Laura and Dave Powell
Ministry Directors - Truth of Genesis
A few days ago, our son asked us, “What time can I get you up on Christmas morning if I can’t sleep? Is five too early?” For many years Joshua has found the night time hours between Christmas Eve and Christmas Day to be challenging. He’s so excited about the upcoming exchange of presents, slumber doesn’t come easily, if at all. So, in our pajamas we patter downstairs, at the wake of day, and read the story of the birth of Jesus in the book of Luke. It’s one of the traditions that helps our family focus on the reason for the celebration of such an amazing day in history when love came down and brought hope and joy into the world.
Yesterday our son attended his last day of school before Christmas break. Keeping with school tradition, the closing chapel was a holiday hymn sing. Each class picks a song, and everyone sings while the organ or piano accompanies the Preschool through Eighth grade students and their parents and grandparents. Holiday hymns help us to focus on the prophecies fulfilled by the Savior’s birth, if we concentrate on the lyrics as we sing.
Many prophecies are mentioned in the song, “O Come, O Come Emmanuel.” The virgin birth, reclaiming Israel as His own, and the promise that “God is with us,” all are sung about in these rich lyrics. Our pastor recently did a sermon about this song and its ties to scripture to help bring back the song’s purpose, rediscover its meaning and refresh our understanding about why Jesus needed to come into our world. Isaiah 7:14 is where we learn about the virgin birth of Jesus and He is given the tittle, “Immanuel” or “God with us.”
“We Three Kings,” helps us to remember the Magi. Today we give gifts at Christmas because the “wise men” opened their treasures and “…offered Him gifts”. But why did they do that? The answer is to fulfill prophesy. Psalm 72: 10 says, “May the kings of Tarshish and of the coastlands render him tribute; may the kings of Sheba and Seba bring gifts!” This was not only accomplished in Bethlehem with Jesus but also fulfilled in the line of David through his son Solomon when he received gifts from the Kings of the world in 2 Chronicles 9:24.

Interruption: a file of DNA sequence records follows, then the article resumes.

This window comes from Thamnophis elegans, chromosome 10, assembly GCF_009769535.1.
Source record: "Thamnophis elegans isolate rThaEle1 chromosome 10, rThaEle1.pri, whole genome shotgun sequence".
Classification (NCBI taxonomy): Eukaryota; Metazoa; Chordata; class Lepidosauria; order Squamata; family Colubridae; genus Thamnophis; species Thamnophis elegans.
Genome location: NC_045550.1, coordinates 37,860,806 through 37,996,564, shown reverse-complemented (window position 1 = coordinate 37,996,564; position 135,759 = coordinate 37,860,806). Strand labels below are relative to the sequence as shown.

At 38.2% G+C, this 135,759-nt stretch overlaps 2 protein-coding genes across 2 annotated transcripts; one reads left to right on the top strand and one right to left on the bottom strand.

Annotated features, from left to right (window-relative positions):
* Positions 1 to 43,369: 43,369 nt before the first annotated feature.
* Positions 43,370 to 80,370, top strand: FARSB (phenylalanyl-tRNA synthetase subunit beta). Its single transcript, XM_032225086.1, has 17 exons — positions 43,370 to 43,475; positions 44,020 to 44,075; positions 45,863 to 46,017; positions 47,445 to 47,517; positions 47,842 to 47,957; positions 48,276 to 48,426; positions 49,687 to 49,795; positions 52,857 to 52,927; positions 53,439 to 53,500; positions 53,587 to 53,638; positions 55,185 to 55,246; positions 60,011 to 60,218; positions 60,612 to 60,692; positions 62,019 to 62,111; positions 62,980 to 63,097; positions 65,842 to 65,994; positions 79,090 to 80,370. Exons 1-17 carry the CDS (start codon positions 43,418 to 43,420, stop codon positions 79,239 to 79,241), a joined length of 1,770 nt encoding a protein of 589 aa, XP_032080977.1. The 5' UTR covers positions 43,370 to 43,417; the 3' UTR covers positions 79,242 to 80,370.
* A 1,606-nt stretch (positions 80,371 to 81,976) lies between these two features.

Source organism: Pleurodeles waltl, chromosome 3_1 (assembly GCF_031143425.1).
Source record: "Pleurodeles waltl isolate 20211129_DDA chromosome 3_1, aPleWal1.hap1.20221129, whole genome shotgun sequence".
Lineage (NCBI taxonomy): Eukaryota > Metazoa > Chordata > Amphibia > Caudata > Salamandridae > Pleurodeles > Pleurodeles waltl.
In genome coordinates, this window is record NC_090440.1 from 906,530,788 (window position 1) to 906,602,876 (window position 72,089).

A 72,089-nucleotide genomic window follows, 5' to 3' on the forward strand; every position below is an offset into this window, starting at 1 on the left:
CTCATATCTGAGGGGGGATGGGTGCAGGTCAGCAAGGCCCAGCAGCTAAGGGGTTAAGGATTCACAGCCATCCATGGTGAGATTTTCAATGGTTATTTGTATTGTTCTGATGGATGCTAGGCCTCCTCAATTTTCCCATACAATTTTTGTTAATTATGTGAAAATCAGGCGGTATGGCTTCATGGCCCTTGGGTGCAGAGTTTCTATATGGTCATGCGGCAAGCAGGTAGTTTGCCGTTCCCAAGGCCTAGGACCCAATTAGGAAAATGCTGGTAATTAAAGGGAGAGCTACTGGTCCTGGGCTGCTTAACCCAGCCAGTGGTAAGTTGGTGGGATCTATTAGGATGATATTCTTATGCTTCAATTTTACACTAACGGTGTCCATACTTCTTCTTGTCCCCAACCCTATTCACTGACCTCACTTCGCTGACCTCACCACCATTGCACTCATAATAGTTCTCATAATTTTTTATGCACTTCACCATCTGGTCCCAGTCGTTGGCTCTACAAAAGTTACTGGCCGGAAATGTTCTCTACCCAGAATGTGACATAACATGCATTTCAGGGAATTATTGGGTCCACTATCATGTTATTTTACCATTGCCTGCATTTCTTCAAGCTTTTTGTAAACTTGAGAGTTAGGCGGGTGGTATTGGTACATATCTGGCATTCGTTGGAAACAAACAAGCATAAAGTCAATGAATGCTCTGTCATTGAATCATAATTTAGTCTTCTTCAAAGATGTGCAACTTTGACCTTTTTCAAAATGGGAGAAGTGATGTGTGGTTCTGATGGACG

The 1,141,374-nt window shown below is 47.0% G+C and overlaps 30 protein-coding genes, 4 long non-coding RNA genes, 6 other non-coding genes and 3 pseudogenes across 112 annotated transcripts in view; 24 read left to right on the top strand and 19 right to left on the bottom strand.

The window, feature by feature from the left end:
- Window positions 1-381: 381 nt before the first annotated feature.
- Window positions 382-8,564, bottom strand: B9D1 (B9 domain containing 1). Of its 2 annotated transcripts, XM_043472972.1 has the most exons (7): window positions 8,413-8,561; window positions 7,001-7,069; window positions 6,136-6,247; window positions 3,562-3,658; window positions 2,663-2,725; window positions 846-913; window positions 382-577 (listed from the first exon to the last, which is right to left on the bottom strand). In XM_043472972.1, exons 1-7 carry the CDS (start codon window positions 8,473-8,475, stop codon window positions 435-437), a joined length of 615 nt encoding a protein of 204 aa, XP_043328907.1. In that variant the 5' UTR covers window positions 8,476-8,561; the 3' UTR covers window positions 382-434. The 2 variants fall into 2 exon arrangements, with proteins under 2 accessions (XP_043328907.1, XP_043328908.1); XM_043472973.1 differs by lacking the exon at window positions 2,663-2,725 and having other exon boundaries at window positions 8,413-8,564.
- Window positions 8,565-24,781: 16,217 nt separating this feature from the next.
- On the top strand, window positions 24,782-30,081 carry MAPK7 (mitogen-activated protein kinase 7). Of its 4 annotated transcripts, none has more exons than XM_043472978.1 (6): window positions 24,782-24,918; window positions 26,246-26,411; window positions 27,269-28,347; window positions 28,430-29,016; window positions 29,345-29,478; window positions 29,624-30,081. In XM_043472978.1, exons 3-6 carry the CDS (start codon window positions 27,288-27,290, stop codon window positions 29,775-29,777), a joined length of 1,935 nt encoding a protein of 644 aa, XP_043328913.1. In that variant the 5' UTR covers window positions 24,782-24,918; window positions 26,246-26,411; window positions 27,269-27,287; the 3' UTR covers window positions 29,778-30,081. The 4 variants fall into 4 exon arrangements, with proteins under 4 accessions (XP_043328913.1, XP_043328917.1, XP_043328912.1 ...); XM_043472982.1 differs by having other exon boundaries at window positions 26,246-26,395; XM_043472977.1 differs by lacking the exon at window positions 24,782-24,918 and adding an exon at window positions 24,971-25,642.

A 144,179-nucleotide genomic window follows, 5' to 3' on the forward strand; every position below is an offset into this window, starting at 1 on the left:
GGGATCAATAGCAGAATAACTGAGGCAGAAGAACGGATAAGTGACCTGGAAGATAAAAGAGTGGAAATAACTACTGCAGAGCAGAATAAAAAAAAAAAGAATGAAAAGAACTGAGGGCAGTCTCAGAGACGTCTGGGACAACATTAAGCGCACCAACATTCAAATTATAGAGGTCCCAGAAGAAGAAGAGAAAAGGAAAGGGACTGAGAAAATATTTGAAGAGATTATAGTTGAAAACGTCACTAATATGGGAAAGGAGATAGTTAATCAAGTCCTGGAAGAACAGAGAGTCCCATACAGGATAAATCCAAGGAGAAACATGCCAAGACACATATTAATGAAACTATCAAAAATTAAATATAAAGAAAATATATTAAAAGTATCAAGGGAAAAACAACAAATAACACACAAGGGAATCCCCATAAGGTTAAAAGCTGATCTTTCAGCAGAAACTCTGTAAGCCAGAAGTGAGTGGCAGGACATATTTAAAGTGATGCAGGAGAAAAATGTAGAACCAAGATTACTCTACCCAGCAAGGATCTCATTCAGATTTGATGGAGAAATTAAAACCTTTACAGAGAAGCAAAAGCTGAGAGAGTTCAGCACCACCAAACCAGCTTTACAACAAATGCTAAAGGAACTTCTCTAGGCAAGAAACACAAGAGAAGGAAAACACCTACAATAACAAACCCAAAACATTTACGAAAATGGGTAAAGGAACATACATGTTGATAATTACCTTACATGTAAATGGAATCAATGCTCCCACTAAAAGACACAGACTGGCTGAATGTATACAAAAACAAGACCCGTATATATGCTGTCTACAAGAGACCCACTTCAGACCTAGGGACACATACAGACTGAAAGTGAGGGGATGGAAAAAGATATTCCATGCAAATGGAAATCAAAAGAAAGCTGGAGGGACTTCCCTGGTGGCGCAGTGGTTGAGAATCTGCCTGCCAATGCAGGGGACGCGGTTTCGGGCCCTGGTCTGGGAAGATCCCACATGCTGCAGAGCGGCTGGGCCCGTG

To keep the musical theme going on just a bit longer, the song “O little town of Bethlehem” has deep roots in Micah 5:2. This scripture identifies the small town, which is where King David was born, to be the birthplace of the Messiah. Of course, it is well known that Jesus was born in Bethlehem, but did you know that the timing was the result of a tax bill that had been ordered and then appealed by the Jewish people?
Four years before the birth of Jesus, a tax had been ordered by Caesar Augustus on some of the territories that he had conquered. To my knowledge there is no Christmas song about taxes. The Jews, like many of us today, didn’t take kindly to the new tax and because the local governor had no authority to address the issue, representatives had to appeal it all the way to Rome. The tax was enforced despite the delegation sent to Caesar, and the tax collectors worked their way South and East. Mary and Joseph reported to their ancestral home (they were living in Nazareth) just in time to report to the census and for the Messiah to be born exactly as the word of God said.